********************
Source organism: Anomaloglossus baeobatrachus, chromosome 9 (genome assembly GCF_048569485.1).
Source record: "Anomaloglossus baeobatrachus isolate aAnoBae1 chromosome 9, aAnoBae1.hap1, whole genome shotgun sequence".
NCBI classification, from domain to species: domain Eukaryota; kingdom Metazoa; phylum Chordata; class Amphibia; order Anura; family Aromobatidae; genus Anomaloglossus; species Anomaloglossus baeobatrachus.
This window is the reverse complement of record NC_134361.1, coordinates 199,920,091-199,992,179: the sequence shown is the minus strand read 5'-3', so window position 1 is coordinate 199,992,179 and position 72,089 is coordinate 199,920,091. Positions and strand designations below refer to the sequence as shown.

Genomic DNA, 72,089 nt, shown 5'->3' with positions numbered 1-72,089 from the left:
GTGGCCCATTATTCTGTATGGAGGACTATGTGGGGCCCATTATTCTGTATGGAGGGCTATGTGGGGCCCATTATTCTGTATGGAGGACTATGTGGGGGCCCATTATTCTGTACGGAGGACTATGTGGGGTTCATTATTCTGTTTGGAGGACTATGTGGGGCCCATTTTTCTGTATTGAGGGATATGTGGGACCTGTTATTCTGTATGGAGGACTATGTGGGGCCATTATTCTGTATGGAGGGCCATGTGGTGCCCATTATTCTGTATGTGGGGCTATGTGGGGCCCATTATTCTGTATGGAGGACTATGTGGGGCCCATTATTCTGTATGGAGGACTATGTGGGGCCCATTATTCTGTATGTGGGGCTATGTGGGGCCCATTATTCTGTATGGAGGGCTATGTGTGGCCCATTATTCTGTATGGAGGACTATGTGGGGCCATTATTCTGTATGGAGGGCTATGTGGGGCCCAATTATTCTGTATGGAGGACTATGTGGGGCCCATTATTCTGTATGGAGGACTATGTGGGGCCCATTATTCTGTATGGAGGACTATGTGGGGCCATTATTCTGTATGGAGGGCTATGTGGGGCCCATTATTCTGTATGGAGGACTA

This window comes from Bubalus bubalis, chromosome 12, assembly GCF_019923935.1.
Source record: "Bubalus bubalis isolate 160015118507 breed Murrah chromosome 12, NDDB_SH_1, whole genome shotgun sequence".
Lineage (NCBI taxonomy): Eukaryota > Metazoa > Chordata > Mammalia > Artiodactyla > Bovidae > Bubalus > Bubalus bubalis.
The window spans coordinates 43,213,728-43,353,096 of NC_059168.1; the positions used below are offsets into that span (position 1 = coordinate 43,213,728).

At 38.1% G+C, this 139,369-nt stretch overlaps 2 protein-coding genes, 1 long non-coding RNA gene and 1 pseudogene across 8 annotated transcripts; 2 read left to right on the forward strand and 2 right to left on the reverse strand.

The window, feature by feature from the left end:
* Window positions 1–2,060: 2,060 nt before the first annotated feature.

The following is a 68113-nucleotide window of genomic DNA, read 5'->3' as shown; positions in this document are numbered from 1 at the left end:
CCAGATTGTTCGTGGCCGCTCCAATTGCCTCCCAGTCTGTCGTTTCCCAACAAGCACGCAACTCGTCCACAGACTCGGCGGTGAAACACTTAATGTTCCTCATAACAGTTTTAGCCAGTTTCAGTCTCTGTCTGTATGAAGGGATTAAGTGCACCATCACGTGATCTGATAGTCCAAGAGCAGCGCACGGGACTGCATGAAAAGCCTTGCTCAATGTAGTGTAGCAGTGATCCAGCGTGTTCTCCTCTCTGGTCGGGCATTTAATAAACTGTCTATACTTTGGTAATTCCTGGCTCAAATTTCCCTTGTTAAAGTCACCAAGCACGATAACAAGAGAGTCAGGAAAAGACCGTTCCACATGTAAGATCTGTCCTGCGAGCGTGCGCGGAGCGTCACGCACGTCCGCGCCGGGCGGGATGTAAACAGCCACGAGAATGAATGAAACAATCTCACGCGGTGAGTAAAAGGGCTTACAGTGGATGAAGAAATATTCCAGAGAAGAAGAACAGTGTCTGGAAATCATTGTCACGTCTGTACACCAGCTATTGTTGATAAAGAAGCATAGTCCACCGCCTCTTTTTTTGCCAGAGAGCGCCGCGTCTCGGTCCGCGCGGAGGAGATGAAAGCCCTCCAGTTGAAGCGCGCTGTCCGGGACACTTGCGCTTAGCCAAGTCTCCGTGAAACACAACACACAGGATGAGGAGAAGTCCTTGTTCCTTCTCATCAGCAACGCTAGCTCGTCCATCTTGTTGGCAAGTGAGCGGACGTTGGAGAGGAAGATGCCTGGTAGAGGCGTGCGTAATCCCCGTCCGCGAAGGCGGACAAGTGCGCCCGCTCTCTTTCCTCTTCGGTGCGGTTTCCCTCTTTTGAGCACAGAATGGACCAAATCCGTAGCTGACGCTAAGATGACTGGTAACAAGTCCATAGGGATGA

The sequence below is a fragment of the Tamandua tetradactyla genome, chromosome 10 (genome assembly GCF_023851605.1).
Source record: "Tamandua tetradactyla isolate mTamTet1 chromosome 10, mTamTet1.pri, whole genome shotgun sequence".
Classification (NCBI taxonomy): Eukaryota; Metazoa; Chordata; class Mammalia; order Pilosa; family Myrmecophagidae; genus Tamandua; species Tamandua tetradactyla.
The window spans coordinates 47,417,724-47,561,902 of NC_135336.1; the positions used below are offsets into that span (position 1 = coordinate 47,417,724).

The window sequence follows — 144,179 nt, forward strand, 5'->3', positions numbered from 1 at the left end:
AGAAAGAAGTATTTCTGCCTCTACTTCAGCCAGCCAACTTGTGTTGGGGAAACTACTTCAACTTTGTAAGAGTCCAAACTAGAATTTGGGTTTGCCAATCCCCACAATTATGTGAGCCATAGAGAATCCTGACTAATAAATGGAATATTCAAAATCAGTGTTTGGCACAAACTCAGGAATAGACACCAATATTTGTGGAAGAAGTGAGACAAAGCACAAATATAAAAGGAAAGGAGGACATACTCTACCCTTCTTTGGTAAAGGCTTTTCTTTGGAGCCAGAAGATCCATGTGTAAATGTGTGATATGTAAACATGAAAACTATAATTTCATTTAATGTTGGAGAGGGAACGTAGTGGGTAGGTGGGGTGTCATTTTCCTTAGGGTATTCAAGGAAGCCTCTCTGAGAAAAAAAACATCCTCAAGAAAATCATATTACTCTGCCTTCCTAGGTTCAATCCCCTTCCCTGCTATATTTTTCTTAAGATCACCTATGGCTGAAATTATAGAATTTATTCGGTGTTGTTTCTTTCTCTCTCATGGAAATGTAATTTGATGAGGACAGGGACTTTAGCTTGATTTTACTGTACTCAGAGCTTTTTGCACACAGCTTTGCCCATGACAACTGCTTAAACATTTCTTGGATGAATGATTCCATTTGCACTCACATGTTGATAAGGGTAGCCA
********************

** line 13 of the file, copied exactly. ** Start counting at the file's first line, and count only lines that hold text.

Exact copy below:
* Window positions 1–2,060: 2,060 nt before the first annotated feature.